God knew in Mary the strength of her spine, her strong back, not only to withstand the strain of childbirth but to endure the trials of raising a son who would have to go the way of the heavenly Father. He would break her heart in rejecting his earthly family. He would dismiss her when she called him out at the wedding feast, though she did not dismiss him. She would be close always to the news of him, as a mother does, and stand there even at his death. The song “Mary Did You Know” wrenches our hearts because we know that all this will come to pass, but how could she? God knows she’s strong of heart, and she has a strong back.

And she’s soft. Soft enough to swell with a child. Soft in her vulnerability, which means not only that she can be broken but also that she can break into newness of life. She’s not hardened to possibilities or unresponsive to that which is far greater than herself. Naive as it may be, she knows who she is and where she is in this world. She doesn’t have God’s approval like Zechariah and Elizabeth; she has God’s favor.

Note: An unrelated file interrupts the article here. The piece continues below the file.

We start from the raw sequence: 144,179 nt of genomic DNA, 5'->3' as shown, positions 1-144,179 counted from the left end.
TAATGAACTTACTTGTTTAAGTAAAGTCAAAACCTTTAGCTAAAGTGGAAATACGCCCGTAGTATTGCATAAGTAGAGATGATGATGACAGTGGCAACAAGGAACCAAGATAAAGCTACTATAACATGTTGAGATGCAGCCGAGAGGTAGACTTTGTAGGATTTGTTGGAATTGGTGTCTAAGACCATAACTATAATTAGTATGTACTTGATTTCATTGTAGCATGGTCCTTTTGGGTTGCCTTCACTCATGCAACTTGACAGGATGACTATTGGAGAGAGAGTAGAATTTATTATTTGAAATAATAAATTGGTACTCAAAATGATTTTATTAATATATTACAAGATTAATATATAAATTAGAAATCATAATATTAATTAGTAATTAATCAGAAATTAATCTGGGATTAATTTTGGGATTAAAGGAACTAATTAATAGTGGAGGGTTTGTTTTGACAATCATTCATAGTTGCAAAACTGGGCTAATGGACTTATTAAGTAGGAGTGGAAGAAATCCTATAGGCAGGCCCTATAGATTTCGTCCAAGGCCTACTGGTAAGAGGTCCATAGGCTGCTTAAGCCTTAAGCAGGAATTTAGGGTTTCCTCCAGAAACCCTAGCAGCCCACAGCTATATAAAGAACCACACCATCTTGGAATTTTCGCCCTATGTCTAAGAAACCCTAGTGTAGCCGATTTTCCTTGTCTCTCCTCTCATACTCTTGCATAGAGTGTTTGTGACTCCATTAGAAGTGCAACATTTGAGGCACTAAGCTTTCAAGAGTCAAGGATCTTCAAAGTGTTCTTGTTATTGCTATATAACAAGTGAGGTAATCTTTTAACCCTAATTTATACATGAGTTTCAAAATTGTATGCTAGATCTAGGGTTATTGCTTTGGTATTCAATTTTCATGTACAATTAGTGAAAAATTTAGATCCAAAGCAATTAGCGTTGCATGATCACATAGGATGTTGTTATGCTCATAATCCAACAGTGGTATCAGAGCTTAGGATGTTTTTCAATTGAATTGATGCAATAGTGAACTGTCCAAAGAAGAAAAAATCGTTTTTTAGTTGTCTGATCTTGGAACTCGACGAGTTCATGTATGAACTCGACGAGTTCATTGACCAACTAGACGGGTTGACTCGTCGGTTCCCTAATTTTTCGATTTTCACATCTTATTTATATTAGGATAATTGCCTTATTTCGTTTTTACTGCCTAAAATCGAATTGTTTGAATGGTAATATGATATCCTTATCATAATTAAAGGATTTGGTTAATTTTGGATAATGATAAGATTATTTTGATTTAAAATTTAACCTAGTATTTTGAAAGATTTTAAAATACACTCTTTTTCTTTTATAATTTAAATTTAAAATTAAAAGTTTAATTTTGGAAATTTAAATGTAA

And the Lord is with her. Already. Before he was conceived. Before he was born.

“How can we give and accept care with strong-back, soft-front compassion, moving past fear into a place of genuine tenderness? I believe it comes about when we can be truly transparent, seeing the world clearly–and letting the world see into us.” (rest of Halifax’s quote on p. 147)